Jean Nouvel may have regretted letting the cameras roll as he asked his staff, through gritted teeth, if their painstaking design for a new art museum was meant for pigeons. It was one of his milder moments in a new documentary film about architecture competitions.

The Competition features the offices of five starchitects—Frank Gehry, Dominique Perrault, Zaha Hadid, Norman Foster, and Nouvel—as they fight to win the commission for the first National Museum of Art in Andorra, a tiny country of fewer than 100,000 people sandwiched between Spain and France in the Pyrenees. Shot in 2009 by a team of Spanish architects turned novice moviemakers, the film will inaugurate the Copenhagen Architecture Festival x Film on March 26 (other upcoming screenings include April 4 at the Filmmuseum Munich in Berlin and May 8 at The Barbican in London). It offers a rare and comical look at the inner workings of some of the most prestigious firms in the business and sheds light on the ways starchitects carefully curate their public images.

Madrid-based architect Angel Borrego Cubero, who has spent the last five years working on the film, was slogging through his own competition in 2007 when he decided that his next project would be a commentary on the intense pressure of those events. Late that year he got a small grant from a visual-arts center in Spain to start filming a documentary. After six months of searching, he heard about a restricted competition in Andorra open to Pritzker Prize winners or those with similar honors.

Andorra's government welcomed the publicity, Cubero says. It updated the design brief with the stipulation that the firms offer unrestricted access to a film crew, which would also record the final jury presentations. Cubero hired a crew of five young Spanish architects and gave them a monthlong crash course in filmmaking. The plan was for one crew member to spend three months at each of the five offices.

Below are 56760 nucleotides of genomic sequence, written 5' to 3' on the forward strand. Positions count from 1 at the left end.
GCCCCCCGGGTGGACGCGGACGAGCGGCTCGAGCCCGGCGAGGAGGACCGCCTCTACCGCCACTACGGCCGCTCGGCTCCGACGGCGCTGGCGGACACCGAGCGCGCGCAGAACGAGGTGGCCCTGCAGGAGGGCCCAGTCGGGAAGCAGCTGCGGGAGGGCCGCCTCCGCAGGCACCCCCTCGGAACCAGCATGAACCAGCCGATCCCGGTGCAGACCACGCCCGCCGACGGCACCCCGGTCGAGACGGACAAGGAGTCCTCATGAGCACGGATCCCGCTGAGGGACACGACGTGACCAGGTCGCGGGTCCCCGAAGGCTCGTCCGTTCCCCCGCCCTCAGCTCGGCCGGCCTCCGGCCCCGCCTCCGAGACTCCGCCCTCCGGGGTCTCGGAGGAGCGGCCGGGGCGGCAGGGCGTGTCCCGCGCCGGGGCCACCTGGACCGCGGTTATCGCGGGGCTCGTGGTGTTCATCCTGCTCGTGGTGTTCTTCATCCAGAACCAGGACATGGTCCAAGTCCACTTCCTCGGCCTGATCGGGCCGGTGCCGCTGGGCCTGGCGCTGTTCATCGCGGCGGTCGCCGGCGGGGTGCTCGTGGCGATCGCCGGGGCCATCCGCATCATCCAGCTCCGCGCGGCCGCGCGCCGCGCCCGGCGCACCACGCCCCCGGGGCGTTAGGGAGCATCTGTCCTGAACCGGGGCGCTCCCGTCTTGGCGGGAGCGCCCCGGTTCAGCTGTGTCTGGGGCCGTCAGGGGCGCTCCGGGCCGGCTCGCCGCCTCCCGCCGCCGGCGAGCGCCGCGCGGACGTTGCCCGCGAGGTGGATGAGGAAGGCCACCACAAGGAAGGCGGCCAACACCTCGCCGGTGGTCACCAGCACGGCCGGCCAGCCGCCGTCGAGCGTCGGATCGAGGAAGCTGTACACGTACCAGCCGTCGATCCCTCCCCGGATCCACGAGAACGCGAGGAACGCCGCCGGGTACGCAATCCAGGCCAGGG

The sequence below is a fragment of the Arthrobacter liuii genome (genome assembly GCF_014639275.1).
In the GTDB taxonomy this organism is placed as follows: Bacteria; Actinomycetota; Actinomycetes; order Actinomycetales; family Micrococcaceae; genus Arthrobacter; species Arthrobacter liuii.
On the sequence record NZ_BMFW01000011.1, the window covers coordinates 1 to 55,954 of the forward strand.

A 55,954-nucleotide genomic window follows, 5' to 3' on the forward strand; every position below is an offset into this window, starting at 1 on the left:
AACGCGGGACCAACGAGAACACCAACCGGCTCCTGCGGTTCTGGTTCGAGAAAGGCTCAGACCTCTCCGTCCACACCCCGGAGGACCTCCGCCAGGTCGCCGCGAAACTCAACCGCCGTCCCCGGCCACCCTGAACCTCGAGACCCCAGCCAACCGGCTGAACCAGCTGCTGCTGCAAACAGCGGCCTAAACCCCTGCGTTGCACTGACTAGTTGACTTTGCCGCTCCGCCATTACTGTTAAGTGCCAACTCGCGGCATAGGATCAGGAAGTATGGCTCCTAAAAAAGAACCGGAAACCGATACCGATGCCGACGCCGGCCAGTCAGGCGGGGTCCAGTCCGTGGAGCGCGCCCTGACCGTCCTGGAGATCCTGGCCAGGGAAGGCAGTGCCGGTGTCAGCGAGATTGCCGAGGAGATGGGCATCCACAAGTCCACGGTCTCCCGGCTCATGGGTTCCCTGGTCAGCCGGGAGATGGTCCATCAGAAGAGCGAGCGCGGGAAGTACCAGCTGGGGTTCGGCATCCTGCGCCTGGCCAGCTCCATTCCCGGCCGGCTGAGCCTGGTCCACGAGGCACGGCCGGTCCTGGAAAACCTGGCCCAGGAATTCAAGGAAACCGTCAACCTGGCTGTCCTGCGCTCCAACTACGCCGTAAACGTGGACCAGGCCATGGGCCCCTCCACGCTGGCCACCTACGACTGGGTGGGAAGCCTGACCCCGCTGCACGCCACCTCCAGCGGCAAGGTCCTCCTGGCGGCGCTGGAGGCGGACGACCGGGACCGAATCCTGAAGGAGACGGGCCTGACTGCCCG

But that turned out to be wishful thinking. “It ended up being a power struggle,” says Cubero. Foster backed out of the competition completely before filming started.

While the cameraman at Nouvel’s office had full access, the other architects were more restrictive. One crew member was in Los Angeles for nearly two months before he was granted a one-hour interview with Gehry—the only time he was allowed to set foot in the office. Perrault was more generous, allowing the filmmakers to record the progression of an ever-evolving design by two of the architect’s young Japanese staffers, who proposed a building resembling a person making the “Y” motion in the YMCA dance. Hadid, who is virtually absent from the film, sent an envoy to present to the jury because of a scheduling conflict. She granted access only to group meetings with engineering consultants, who met regularly in a tiny conference room with magenta chairs. “In the end, Nouvel was the most courageous,” says Cubero.

Despite the hiccups, the filmmakers were granted access to all jury presentations, where delivery tactics ranged from the professorial to the theatrical. Gehry, wearing all black, had more than a dozen models, largely stacks of wood blocks and stones in different configurations. “We had many more, but we didn’t bring them,” he says in the film, going on to explain that he hates doing competitions because you can’t have a back-and-forth with the client. He passes around a sample of aerated aluminum for the jury members to touch as he explains why it’s the inspiration for the whole project. “It’s the most original thing I’ve seen in years,” a jury member tells him. As they clear out after the presentation, one Gehry staffer yells, “Get the critical model out before someone from Zaha’s sees it!”

For his presentation, Nouvel wears a black coat with prominent shoulder padding (he looks like a count or Darth Vader). He makes a sweeping speech about the cultural importance of museums (“They become monuments of the city in place of religious buildings”) but blasts the 20th-century paradigm of “art on white walls in white boxes,” with its lack of regard for historical context. “Religious art is supposed to be shown in semidarkness,” he explains. Of his design, one juror comments enthusiastically: “It looks a bit like Star Wars.”

Disclosure: This story was updated on March 24, 2014.